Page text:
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I use a Johnson Morgan. Nobody has spotted it save a 9 year old who wants to be a magician and watches (burns) me like a hawk. Still fooled her with a version of coins across though. My niece may be the next female superstar.
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I've gone both ways and not seeing much difference with either Johnson or Schoolcraft coins. Both have done what they are suppose to do. Its not so much which coins you use, but how you as the performer uitlizes the coins.
Ryan clark
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Exactly man
Any Effect Is Possible, methods are relativley easy to come by, but it is the effect that takes true courage to come up with

Dan Paulus
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I agree so much, I've quoted your entire post. It's worth reading again.
I've used Johnson's for over 25 years and wouldn't hesitate buying again.
On 2006-07-13 22:24, Brad Burt wrote:
What's so funny about this is that I have been using a Johnson Expanded Half in one form or another for 30 years and have never, ever been busted. Never. Shells are like TT's. If someone knows what to look for they are going to bust you. Period. If they don't they are not going to see it unless you use it so badly that you tip what you are using. The Johnson units are extremely nice and they are priced about right.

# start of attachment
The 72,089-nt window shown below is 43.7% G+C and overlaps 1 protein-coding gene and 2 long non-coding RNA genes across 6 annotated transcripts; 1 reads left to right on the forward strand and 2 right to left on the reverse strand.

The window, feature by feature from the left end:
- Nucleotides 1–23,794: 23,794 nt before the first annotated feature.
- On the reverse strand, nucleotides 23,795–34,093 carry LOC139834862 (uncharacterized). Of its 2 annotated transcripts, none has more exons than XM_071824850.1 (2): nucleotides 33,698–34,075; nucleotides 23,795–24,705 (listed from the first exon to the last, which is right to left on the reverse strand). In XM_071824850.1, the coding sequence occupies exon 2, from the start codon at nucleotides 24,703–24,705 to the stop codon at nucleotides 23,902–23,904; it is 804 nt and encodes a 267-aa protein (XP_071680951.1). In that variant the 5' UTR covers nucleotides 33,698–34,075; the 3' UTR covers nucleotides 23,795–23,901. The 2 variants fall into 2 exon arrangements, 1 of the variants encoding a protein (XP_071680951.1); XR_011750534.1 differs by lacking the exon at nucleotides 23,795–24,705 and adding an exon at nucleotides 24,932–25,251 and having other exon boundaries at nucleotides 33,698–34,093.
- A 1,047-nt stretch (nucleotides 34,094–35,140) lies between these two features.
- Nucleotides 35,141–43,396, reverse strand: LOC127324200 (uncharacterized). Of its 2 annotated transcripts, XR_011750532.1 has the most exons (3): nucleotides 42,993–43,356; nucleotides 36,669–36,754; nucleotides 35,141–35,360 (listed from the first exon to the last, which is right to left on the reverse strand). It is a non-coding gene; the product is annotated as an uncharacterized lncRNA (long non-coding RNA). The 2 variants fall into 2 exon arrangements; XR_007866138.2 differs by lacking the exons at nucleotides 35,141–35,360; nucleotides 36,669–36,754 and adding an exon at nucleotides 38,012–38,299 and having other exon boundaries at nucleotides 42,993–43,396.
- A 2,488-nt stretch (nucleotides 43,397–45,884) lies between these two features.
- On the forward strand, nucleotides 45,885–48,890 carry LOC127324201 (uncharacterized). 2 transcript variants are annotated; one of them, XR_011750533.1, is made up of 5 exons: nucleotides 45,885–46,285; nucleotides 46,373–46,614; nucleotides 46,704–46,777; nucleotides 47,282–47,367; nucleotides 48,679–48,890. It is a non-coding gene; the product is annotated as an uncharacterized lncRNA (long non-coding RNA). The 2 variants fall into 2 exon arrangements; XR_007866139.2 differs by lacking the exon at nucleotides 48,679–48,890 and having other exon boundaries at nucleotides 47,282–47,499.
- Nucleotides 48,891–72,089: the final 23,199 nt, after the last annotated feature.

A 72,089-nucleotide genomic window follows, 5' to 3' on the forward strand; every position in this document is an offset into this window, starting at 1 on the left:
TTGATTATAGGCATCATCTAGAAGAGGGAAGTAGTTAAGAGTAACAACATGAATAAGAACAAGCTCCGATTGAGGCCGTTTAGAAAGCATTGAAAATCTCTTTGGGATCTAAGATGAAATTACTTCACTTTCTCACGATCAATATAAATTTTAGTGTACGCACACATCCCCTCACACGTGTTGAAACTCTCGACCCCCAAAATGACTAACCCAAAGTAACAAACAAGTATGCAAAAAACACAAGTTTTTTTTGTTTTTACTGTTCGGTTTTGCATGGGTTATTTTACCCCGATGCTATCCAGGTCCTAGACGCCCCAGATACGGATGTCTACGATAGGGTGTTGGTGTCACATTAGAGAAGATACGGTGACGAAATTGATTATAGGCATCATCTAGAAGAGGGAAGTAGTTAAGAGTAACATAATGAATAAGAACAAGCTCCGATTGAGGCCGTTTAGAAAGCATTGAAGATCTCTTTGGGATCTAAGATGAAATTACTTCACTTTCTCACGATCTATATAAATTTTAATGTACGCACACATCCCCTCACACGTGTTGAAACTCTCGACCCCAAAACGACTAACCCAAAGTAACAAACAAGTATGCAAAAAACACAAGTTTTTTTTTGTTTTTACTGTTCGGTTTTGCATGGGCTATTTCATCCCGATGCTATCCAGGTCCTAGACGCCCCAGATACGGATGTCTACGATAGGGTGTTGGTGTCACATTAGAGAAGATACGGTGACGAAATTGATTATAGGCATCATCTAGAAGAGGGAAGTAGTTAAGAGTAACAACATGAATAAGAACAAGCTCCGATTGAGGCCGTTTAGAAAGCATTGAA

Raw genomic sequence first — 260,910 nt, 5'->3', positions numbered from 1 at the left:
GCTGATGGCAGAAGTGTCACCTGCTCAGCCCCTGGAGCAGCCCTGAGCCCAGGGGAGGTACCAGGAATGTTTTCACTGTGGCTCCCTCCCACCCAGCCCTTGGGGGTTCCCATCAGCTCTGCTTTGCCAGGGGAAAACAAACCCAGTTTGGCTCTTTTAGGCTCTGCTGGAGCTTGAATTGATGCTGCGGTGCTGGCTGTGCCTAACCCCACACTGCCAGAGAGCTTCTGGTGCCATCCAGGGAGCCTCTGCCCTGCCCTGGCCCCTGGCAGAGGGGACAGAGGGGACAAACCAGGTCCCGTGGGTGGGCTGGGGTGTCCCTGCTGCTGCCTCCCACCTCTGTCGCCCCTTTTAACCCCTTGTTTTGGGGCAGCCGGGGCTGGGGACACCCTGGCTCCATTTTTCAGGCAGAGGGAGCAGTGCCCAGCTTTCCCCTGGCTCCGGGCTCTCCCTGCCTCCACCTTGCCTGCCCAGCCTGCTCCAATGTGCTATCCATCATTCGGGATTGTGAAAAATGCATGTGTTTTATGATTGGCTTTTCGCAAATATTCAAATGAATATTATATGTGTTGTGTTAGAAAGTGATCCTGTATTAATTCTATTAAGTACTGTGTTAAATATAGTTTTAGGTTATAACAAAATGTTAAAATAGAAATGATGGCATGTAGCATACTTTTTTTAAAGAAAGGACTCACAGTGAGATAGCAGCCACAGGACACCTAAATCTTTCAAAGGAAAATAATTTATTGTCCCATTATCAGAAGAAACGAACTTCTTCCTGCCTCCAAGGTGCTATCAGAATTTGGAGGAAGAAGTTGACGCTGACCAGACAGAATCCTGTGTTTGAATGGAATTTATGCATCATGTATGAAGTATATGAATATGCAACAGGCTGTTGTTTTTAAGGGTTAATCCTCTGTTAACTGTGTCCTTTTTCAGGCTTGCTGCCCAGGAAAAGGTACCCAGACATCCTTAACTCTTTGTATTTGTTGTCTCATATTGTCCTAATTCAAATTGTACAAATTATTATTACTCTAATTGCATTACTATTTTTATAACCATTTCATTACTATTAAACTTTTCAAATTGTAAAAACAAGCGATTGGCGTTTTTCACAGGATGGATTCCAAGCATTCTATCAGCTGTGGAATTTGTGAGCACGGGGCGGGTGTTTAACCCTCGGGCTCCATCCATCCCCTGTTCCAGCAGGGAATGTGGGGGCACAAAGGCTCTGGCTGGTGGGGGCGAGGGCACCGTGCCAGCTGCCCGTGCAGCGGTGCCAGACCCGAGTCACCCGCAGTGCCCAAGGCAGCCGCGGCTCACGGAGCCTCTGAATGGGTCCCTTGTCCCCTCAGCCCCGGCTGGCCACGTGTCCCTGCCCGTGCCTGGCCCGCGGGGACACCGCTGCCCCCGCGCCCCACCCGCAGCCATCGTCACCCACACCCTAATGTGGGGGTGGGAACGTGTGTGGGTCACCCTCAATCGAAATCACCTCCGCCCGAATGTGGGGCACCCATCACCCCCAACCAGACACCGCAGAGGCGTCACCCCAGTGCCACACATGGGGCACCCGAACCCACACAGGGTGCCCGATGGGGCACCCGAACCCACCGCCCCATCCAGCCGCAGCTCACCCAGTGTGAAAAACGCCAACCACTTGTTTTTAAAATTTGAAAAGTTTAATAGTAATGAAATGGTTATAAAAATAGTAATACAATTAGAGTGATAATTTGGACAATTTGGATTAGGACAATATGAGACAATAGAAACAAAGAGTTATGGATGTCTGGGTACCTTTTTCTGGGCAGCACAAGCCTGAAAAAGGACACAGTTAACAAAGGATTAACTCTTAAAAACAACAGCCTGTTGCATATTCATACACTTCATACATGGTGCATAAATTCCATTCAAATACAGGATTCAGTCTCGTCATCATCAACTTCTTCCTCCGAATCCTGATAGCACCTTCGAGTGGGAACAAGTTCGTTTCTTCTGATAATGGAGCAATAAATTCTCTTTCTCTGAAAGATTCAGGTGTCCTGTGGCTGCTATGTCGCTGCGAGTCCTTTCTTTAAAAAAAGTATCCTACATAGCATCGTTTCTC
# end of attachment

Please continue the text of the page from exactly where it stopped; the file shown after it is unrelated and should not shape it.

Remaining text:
Are the Lassen/Schoolcraft units better? Sure. In the same way that a Mercedes is better than a Volkeswagen. But, they both get you to the same place in the end.

Part of the problem with ANYTHING gaffed is the way that the performer reacts TO that item. If you treat your shell as if it is in some different than a normal half you need to correct that. In your mind all your gaffs should be treated as if they are totally normal in every way. You see some of the worst problems with things like the Invisible Deck. The slow pushing of the cards from one hand to the other as you hunch over the deck in morbid fear that they will be discovered, etc.

Relax, relax, relax. Best,
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This nearly normal guy has used Johnson, Sterling to Lassen.....

Hopefully my audiences can not tell the difference...IMHO I don't think they can.

Harris "palms of aluminum foil" deutsch
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Brad Jeffers
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On 2006-07-11 10:21, Jonathan P. wrote:
An expanded shell is made (correct me if I am wrong) by "expanding" the coin by "flattening it" and then hollowing it in order to get the shell.

I thought expanded shells were made by heating the coin, which causes the metal to expand, then hollowing out the coin.

If you want a shell that will completely cover your coins, then you could have a set of thin coins made. These would be made the same way you make a double headed coin.

This would be both expensive and unnecessary
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